The severity of propofol injection pain was evaluated using a 4-point scale [11]. Expression of pain by strong vocal response or response accompanied by facial grimacing, withdrawal of arm or tears was scored as 3 (severe pain). If these signs and symptoms were absent, then patients were questioned every 10 s during induction regarding the presence of pain or discomfort. Negative response to questioning was scored as 0 (none). Pain reported in response to questioning only, without any behavioural signs was scored as 1 (mild pain). Pain reported in response to questioning and accompanied by a behavioural sign, or pain reported spontaneously without questioning was scored as 2 (moderate pain).

Data were expressed as mean ± standard deviation or number (%). Statistical analysis was performed using the GraphPad InStat software (GraphPad Software Inc, San Diego, CA, USA). The NRS was analysed by the U-test. χ 2 analysis was used to compare propofol pain score and PTU threshold between females and males. Pearson correlation analyses were used to compare associations between PTU threshold and propofol pain score or NRS. All tests were considered significant at P < 0.05.

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Patient characteristics, incidence and severity of pain on injection of propofol are shown in Table 1. Figure 1 shows the bitter taste threshold and the intensity of propofol pain. There was a statistically significant association between bitter sensitivity and propofol injection pain (Fig. 1) (r = −0.52, P < 0.0001). Propofol pain injection scores were similar between males and females (Table 1, P = 0.4). The bitter taste threshold was also similar between genders (Fig. 2, P = 0.13).

Table 1

Table 1

Figure 1.

Figure 1.

Figure 2.

Figure 2.

The NRS score of venepuncture pain was 2.8 ± 1.5 for all patients and 3.1 ± 1.6 for females and 2.4 ± 1.3 for males. The differences between genders were statistically significant (P = 0.029). Figure 3 shows the relationship between the bitter taste threshold and venepuncture pain. There was statistically significant, mild association between the bitter taste threshold and venepuncture pain (r = −0.338, P = 0.0007).

Figure 3.

Figure 3.

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In this study, we demonstrated that increased bitter taste sensitivity correlated with increased, propofol injection pain scores and NRS of venepuncture pain.

Taste is the sensory modality mediated by the chemoreceptors of the tongue, mouth and pharynx. Taste should be distinguished from flavours, which includes the olfactory, tactile and thermal attributes of food in addition to taste. The taste chemoreceptors are sensitive to dissolved chemicals, both organic and inorganic. The lowest concentration of a substance that can be discriminated is the threshold concentration of that substance. Increasing the area of the tongue exposed to solution reduces the threshold concentration. The FPD method was used to measure the bitter taste threshold in our study because this method provides a constant intensity and range of stimulation.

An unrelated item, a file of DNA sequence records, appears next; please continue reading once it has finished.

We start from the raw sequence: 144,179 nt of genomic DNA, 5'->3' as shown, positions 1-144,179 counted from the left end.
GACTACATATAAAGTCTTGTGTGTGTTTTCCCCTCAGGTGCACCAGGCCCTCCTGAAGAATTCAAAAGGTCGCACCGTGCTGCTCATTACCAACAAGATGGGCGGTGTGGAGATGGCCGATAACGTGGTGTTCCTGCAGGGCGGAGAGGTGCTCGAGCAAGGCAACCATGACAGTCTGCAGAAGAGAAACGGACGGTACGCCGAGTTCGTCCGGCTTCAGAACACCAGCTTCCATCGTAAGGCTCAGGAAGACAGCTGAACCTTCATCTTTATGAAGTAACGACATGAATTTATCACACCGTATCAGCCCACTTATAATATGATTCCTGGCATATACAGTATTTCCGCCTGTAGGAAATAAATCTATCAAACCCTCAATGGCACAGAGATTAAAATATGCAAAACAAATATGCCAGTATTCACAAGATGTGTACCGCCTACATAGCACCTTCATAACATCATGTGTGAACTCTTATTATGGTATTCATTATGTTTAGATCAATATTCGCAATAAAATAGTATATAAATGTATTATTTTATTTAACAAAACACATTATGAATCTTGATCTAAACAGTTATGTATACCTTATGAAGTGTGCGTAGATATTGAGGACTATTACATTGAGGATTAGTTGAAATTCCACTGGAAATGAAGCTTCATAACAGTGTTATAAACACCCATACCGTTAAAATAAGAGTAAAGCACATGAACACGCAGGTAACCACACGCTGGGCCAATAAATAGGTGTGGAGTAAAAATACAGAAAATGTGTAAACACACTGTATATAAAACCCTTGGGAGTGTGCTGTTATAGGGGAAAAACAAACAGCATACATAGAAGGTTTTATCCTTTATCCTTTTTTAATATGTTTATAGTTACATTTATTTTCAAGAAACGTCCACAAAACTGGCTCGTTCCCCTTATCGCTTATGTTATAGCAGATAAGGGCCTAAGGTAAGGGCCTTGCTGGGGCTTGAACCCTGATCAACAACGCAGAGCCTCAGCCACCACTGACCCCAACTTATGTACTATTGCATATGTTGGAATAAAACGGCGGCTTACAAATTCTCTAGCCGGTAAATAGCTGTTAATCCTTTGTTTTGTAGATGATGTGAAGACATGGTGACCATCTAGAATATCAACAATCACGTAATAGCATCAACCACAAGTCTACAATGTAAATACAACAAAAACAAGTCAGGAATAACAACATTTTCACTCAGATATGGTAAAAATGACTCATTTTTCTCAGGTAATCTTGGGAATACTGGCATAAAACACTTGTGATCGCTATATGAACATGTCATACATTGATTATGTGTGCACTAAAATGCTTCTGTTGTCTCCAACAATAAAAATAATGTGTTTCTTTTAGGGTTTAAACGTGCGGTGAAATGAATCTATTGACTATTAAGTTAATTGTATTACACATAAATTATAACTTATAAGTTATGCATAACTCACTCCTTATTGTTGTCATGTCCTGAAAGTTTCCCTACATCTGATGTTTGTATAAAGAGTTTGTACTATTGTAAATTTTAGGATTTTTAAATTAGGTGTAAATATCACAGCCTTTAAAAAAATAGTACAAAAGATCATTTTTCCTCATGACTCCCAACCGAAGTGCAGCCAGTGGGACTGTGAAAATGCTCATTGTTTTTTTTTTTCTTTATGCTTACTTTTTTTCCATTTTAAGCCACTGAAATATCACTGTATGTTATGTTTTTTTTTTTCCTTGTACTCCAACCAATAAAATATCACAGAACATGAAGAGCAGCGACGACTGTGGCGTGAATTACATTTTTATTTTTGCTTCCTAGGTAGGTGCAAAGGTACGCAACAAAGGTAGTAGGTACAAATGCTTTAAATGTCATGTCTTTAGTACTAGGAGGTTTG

Many studies have evaluated thresholds for taste at various loci of the oral cavity [10,12,13]. The differences of the results obtained in these studies are partly due to differences in the loci and methods of measurement. Specifically, it has become widely accepted that the base of the tongue is highly sensitive to bitter taste. However, placing anything on the centre of the base of the tongue tends to elicit the gag reflex. We therefore tested sensitivity on the left side of the base of tongue.

Several studies have examined the impact of smoking on taste threshold, but the results obtained were not consistent. No impact of smoking on taste sensitivity was detected in some studies [14,15]. In contrast, some studies found that smoking tends to increase the recognition threshold for taste [10,13,16]. Smokers were excluded from our study because the impact of smoking on taste thresholds was not manifest. The patients were not premedicated due to the data that using an opiate as premedication reduces the severity of propofol injection pain and using an opiate and a sedative reduces the incidence of pain [17,18].

Although there is no gender difference in the incidence of propofol injection pain, some studies found a difference in taste threshold by gender, whereas others did not [14,19,20]. We found no significant differences either in threshold at the tongue base for the bitter taste or in the incidence of propofol injection pain by gender. But the venepuncture pain sensation was higher in females. It is possible that females might have more sensitive emotional aspects of pain.

Most mammals consistently reject bitter tasting substances as unpalatable [21]. Some theorists have suggested that the perceived unpalatability of bitter substance evolved to facilitate the rejection of naturally occurring poisons [22]. Thus, there may exist quantitative or qualitative differences in brain responses to bitter substances related to other tastes. Given its role in recognizing and responding to potentially threatening stimuli, pain is one sensory experience essential for survival. Individuals born without the ability to perceive pain frequently die from injuries and infections they had never felt [23]. Pain is highly distributed across a diverse area of functionally distinct brain regions [24]. This organization provides a neurophysiological basis for the high degree of covariance between discrete aspects of the pain experience (i.e. feature extraction, affective, attentional, motor components) and perceived pain intensity. The distributed processing of pain intensity within the human brain ensures this critical ability to detect tissue injury. Chronic back pain is associated with brain volume and regional density decreases in the thalamus and prefrontal cortex [25]. The heightened sensitivity to taste is observed in chronic back pain patients. It is possible that thalamic atrophy associated with chronic back pain also leads to disinhibition in the gustatory areas [26].

Burning mouth syndrome is an oral pain disorder occurring primarily in post-menopausal females and is frequently accompanied by taste complaints. A study suggests that pain pathway activation may affect neural and behavioural taste function in burning mouth syndrome [27].

These findings suggest a relation between pain and bitter taste at specific brain sites. In conclusion, our results show that increased bitter taste sensitivity is associated with increased intensity or incidence of propofol injection pain and increased intensity of venepuncture pain.